Wednesday, September 30, 2009

Oath of Positivity

I recently spoke to a group of young women on how to be positive in these challenging times. As so many of us have been sucked into "the ain’t it awful club", I thought I would share with them and you what was once given to me when I was a teenager. I hope it inspires you!

Oath of Positivity

as read by Pearl Bailey, Live on NBC By J. Morris Anderson

My physical appearance will always reveal my positive mental attitude toward life.

My head held high will indicate the mental and spiritual strength that lives within me.

My straight, cheerful manner of walking will exemplify the positive direction my life has taken.

My eloquent manner of talking will always relate the positive mental, spiritual and physical forces that reside within me.

My illustrious smile will always express the pleasure I receive from living.

The positive look in my eyes will always indicate the self confidence and positive spirits inside me.


I CAN perform any task;

I CAN sell any product;

I CAN succeed in any job;

I CAN cause any relationship to thrive;

I CAN overcome any obstacle;

I CAN accomplish any objective.

I AM a positive mental, spiritual and physical person.

I AM spiritually capable of succeeding.

I CAN successfully compete on any mental level;

I WILL succeed on any physical level of activity in which I engage.

Wednesday, September 16, 2009

Empty “Sorries”

Lately the news has been filled with stories about politicians, celebrities, and athletes apologizing for bad behavior or inappropriate comments. It occurred to me that these apologies are empty. The truth is more likely than not, they are sorry they were caught, or sorry that other people didn’t like what they did. These weak apologies are often followed by even weaker excuses for bad behavior. Just once, I would like people to stand behind their bad behavior and not give out an empty sorry.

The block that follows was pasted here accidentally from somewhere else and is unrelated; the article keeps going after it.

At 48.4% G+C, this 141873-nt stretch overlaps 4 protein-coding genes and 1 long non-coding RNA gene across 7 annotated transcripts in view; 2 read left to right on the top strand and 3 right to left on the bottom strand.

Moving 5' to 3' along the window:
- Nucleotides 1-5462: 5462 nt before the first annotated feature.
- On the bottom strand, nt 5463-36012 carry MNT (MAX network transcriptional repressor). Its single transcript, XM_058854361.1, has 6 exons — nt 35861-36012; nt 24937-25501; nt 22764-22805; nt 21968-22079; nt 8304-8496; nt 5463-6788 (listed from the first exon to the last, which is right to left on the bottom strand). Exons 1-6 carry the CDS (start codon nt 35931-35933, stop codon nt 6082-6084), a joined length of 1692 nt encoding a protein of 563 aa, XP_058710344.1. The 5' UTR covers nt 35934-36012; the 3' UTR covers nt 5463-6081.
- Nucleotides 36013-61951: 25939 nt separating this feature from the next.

As a child, I learned this lesson from my mother. She would never accept just sorry as an apology. She would ask the question, “What are you sorry for?” When the question is posed in that manner the truth really comes out. Usually I was sorry that I was caught at whatever I was supposed to be apologizing for but I really wasn’t sorry for what I said or did.

This childhood lesson has really helped me as an adult. A sincere apology comes from the heart. The feeling of remorse and the sense that you caused true emotional pain to another person affects your spirit. When you apologize you should mean it from the core of your being or don’t bother to offer it. Sorry really is the hardest word.

Never ruin an apology with an excuse. ~Kimberly Johnson

Saturday, September 12, 2009

¿Are You Somebody?

Recently, I taught a class and afterwards a student asked me, if I had resource name to back up a statement I made. I said, “Yes, that resource is me.” He then asked me if I could quote somebody who was famous, a celebrity, or well known. I reiterated, “yes, me.”

He was so shocked that I confidently stood beside my name and my statement. I said yes, I am somebody. You can choose to heed my words or not, the choice is yours. I am my credible source because the story is mine.

He was so startled that I said that I was somebody; he did not have a comeback. I thought to myself that so often we look for validation on who we are from other people.

Boldly and confidently, declare to the world
you know who you are.
You are somebody!

"I am larger, better than I thought. I did not know I held so much goodness."-Walt Whitman